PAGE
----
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EACEA National Policies Platform:Eurydice
Main executive and legislative bodies


1.Political, social and economic background and trends

1.2Main executive and legislative bodies

Last update: 14 December 2023

National policy

The legislature is made up of parliament (the States General), the monarch and the ministers. The monarch and ministers form the executive. Under the Constitution, the ministers, and not the monarch, are responsible for acts of government. The ministers are also politically responsible for what the monarch says and does. This is known as ministerial responsibility. It also means that the monarch cannot be forced to abdicate, whereas ministers can be forced to resign.

The monarch has a number of duties as the head of state:

  • All Acts of Parliament must be co-signed by the monarch and a minister. In doing so, the minister assumes responsibility for the Act and the monarch gives it the royal assent;
  • The monarch plays an important role in the formation of new governments, in part by appointing one or more formateurs to investigate possible coalitions and then an informateur to form a government;
  • The monarch is President of the Council of State;
  • The monarch delivers the Speech from the Throne every year.

    There are two Houses of Parliament: the Senate (upper house), with 75 members, elected by the provincial councils. and the House of Representatives (lower house) with 150 members elected by universal suffrage of all Dutch nationals over the age of 18.

    The main task of the cabinet is to coordinate government policy. It may also appoint state secretaries (comparable to junior ministers). A government’s term of office usually lasts four years.

The current cabinet has an outgoing status (Demissionary cabinet) and consists of twenty ministers and nine state secretaries.

New elections were held on November 22, 2023. The formation process has started. The distribution of ministers and portfolios is not fixed and can change per cabinet.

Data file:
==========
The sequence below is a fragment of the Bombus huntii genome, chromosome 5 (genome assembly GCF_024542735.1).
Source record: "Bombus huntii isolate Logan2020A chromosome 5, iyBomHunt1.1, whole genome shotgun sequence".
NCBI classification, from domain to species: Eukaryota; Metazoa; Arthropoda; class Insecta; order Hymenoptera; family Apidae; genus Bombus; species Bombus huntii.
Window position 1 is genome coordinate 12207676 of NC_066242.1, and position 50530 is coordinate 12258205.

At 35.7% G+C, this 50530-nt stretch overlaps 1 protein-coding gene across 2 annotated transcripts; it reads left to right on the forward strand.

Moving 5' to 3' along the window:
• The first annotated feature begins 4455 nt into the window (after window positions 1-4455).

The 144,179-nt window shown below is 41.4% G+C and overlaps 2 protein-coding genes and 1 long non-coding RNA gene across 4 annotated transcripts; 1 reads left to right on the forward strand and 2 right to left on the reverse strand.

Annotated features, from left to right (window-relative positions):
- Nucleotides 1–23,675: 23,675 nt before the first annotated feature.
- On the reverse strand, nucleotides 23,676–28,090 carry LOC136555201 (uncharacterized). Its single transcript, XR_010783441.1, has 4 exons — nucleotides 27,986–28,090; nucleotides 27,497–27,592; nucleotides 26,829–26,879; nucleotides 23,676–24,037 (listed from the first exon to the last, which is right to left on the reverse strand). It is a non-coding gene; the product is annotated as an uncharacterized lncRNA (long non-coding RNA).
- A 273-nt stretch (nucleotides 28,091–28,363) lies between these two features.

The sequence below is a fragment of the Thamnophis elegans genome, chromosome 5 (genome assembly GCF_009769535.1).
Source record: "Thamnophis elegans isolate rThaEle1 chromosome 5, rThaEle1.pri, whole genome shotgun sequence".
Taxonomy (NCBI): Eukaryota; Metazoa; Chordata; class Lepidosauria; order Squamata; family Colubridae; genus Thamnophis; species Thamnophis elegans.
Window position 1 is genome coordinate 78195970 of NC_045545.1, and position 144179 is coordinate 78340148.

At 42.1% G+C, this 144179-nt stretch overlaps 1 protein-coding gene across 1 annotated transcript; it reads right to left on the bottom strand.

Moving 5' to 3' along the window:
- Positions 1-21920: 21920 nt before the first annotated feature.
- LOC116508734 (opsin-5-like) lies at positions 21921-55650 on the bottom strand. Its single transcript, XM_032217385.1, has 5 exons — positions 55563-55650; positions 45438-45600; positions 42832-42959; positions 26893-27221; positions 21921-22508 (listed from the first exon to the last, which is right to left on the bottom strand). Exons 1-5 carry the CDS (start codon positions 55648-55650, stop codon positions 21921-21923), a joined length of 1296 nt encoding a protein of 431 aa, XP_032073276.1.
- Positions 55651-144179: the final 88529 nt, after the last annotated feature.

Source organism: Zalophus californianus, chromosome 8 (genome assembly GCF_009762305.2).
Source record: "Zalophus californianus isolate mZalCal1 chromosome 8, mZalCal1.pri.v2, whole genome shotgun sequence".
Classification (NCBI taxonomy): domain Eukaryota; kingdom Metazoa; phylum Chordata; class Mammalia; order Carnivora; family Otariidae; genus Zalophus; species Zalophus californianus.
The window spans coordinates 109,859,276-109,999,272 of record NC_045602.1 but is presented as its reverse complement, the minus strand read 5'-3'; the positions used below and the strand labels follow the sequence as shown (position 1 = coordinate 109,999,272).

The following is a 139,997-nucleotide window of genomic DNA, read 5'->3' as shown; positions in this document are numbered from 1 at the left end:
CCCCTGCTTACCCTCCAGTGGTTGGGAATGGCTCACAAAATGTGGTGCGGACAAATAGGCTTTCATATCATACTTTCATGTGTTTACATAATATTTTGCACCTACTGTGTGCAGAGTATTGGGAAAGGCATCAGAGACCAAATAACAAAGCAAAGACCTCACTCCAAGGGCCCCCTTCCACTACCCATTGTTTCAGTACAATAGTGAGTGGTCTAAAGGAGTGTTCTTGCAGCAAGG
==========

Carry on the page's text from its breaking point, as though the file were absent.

Provincial government

The Netherlands is made up of 12 provinces. Each province is administered by a Provincial Council representing the entire population of the province. It is elected directly by the province’s voters for a four-year term and its members elect the Provincial Executive, also for a term of four years, from among their ranks. This body has three to nine members, depending on the size of the province. The Provincial Councils also elect the members of the Senate (upper house of parliament). The Provincial Executive is responsible for day-to-day administration and, for example, law enforcement in the province. The King’s Commissioner (in Limburg also referred to as the Governor), who is appointed by the Crown for a period of six years, presides over both the Provincial Council and the Provincial Executive.


Municipal government

There are 344 municipalities in the Netherlands, each administered by a Municipal Council and a Municipal Executive (composed of the mayor and aldermen). Municipal Councils are elected every four years by the inhabitants of the municipality. The number of aldermen appointed by the Municipal Council depends on the size of the municipality. The mayor chairs both the Council and the Executive. The Executive is responsible for the day-to-day administration of the municipality and for implementing decisions taken by central government and the provincial authorities.

Overall responsibility for the education system lies with the State, specifically the Minister of Education, Culture and Science and the Minister for Primary and Secondary Education. The Ministry of Education, Culture and Science lays down statutory requirements for early childhood education, primary and secondary education and secondary vocational education, and has overall control of adult general secondary education (VAVO). The government lays down the framework within which higher education institutions (higher professional education and universities) have to operate, but it is the responsibility of the competent authority of each institution to expand on the government framework in the teaching and examination regulations. The provincial authorities’ role in education is limited to supervisory and legal tasks. The administration and management of primary and secondary schools and schools for secondary vocational education is locally organised.